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Authors: Mira Grant

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BOOK: Blackout
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None of this was right. Even if there was some sort of experimental treatment to reverse amplification,
someone would have been there to explain things to me.
would have been there. And there it was, the reason I couldn’t believe any of this was right: I remembered him pulling the trigger. Even assuming it was a false memory, even assuming it never happened,
why wasn’t he here
? Shaun would move Heaven and Earth to reach me.

I briefly entertained the idea that he was somewhere in the building, forcing the voice from the intercom to tell him where I was. Regretfully, I dismissed it. Something would have exploded by now if that were true.

“Goddammit.” I scowled at the wall, turned, and started in the other direction. The hunger was getting worse, and it was accompanied by a new, more frustrating sensation. I needed to pee. If someone didn’t let me out soon, I was going to have a whole new set of problems to contend with.

“Run the timeline, George,” I said, taking some comfort in the sound of my voice. Everything else might have changed, but not that. “You were in Sacramento with Rick and Shaun, running for the van. Something hit you in the arm. One of those syringes like they used at the Ryman farm. The test came back positive. Rick left. And then… then…” I faltered, having trouble finding the words, even if there was no one else to hear them.

Everyone who grew up after the Rising knows what happens when you come into contact with the live form of Kellis-Amberlee. You become a zombie, one of the infected, and you do what every zombie exists to do. You bite. You infect. You kill. You feed. You don’t wake up in a white room, wearing white pajamas and wondering how your brother was able to shoot you in the neck without even leaving a scar.

Scars. I wheeled and stalked back to the mirror, pulling the lid on my right eye open wide. I learned how to look at my own eyes when I was eleven. That’s when I got my first pair of protective contacts. That’s also when I got my first visible retinal scarring, little patches of tissue scorched beyond recovery by the sun. We caught it in time to prevent major vision loss, and I got a lot more careful. The scarring created small blind spots at the center of my vision. Nothing major. Nothing that interfered with fieldwork. Just little spots.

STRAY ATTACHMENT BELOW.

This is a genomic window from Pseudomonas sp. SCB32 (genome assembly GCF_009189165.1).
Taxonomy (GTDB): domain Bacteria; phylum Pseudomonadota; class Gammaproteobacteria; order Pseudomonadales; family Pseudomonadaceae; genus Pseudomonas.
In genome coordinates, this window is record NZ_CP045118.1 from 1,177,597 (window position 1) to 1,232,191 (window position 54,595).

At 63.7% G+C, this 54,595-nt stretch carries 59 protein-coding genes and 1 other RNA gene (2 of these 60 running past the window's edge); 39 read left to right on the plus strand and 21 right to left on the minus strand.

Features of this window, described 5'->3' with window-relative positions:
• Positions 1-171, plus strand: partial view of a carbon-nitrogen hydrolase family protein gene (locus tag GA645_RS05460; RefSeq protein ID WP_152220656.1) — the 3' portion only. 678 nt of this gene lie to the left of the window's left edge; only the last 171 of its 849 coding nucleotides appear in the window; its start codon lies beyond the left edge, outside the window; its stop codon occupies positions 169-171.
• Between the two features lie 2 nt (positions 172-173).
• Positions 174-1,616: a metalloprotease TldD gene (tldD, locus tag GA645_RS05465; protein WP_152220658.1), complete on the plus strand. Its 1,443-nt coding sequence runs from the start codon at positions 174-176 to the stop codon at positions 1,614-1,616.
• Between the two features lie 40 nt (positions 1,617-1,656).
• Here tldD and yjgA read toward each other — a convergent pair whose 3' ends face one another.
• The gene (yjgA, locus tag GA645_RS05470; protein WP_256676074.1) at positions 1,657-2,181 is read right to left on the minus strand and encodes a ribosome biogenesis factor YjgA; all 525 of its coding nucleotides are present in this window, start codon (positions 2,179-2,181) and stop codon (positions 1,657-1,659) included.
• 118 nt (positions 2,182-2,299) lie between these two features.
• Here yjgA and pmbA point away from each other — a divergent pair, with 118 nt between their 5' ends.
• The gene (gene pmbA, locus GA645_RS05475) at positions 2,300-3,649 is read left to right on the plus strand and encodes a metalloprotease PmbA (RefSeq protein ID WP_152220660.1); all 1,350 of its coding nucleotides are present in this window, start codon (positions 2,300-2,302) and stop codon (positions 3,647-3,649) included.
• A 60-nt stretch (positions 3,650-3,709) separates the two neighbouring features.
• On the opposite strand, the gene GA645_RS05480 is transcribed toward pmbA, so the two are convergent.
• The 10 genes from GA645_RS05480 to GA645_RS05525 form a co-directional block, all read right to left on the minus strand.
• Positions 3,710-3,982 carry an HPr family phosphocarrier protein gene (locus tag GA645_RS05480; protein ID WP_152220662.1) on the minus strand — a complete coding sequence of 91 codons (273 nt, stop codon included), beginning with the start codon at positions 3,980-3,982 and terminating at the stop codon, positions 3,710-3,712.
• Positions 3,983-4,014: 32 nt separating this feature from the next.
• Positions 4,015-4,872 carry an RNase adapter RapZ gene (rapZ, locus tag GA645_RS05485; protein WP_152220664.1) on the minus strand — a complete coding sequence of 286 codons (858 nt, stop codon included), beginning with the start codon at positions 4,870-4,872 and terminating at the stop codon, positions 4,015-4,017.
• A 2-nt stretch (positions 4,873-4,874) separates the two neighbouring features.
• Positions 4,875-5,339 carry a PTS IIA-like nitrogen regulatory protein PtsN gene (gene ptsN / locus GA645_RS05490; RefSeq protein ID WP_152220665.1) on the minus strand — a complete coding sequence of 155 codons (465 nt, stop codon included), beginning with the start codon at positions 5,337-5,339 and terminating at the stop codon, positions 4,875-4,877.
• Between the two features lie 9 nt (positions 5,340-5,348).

My pupil contracted to almost nothing as the light hit it. The spots weren’t there. I could see clearly, without any gaps.

“Oh.” I lowered my hand. “I guess that makes sense.”

I paused, feeling suddenly stupid as that realization led to another. When I first woke up, the voice from the intercom told me all I had to do was speak, and someone would hear me. I looked up at the speaker. “A little help here?” I said. “I need to pee really bad.”

There was no response.


There was still no response. I showed my middle finger to the mirror before turning and walking back to the bed. Once there, I sat and settled into a cross-legged position, closing my eyes. And then I started waiting. If anyone was watching me—and someone
to be watching me—this might be a big enough change in my behavior to get their attention. I wanted their attention. I wanted their attention really, really badly. Almost as badly as I wanted a personal recorder, an Internet connection, and a bathroom.

The need for a bathroom crept slowly higher on the list, accompanied by the need for a drink of water. I was beginning to consider the possibility that I might